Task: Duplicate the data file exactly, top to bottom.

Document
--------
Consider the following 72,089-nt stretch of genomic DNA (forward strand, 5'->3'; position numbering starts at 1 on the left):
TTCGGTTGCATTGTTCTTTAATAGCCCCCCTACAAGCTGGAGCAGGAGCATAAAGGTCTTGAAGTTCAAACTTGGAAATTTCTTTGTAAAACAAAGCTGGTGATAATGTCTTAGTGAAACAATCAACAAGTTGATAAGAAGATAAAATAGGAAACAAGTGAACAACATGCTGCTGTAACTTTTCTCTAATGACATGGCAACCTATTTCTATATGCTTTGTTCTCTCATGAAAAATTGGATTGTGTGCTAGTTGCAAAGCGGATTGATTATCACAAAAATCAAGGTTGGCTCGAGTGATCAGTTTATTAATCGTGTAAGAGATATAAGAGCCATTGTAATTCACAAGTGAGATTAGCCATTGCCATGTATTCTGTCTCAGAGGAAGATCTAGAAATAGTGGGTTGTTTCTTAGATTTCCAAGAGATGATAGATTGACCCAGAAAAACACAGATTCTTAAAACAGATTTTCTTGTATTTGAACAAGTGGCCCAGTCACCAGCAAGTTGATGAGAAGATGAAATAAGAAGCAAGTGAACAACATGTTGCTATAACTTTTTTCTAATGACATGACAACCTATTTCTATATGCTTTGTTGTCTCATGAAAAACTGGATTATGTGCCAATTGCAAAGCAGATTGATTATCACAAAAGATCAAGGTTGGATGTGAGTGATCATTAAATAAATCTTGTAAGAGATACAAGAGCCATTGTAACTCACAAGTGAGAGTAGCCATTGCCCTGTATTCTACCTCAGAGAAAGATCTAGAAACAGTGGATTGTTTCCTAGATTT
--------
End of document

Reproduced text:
Consider the following 72,089-nt stretch of genomic DNA (forward strand, 5'->3'; position numbering starts at 1 on the left):
TTCGGTTGCATTGTTCTTTAATAGCCCCCCTACAAGCTGGAGCAGGAGCATAAAGGTCTTGAAGTTCAAACTTGGAAATTTCTTTGTAAAACAAAGCTGGTGATAATGTCTTAGTGAAACAATCAACAAGTTGATAAGAAGATAAAATAGGAAACAAGTGAACAACATGCTGCTGTAACTTTTCTCTAATGACATGGCAACCTATTTCTATATGCTTTGTTCTCTCATGAAAAATTGGATTGTGTGCTAGTTGCAAAGCGGATTGATTATCACAAAAATCAAGGTTGGCTCGAGTGATCAGTTTATTAATCGTGTAAGAGATATAAGAGCCATTGTAATTCACAAGTGAGATTAGCCATTGCCATGTATTCTGTCTCAGAGGAAGATCTAGAAATAGTGGGTTGTTTCTTAGATTTCCAAGAGATGATAGATTGACCCAGAAAAACACAGATTCTTAAAACAGATTTTCTTGTATTTGAACAAGTGGCCCAGTCACCAGCAAGTTGATGAGAAGATGAAATAAGAAGCAAGTGAACAACATGTTGCTATAACTTTTTTCTAATGACATGACAACCTATTTCTATATGCTTTGTTGTCTCATGAAAAACTGGATTATGTGCCAATTGCAAAGCAGATTGATTATCACAAAAGATCAAGGTTGGATGTGAGTGATCATTAAATAAATCTTGTAAGAGATACAAGAGCCATTGTAACTCACAAGTGAGAGTAGCCATTGCCCTGTATTCTACCTCAGAGAAAGATCTAGAAACAGTGGATTGTTTCCTAGATTT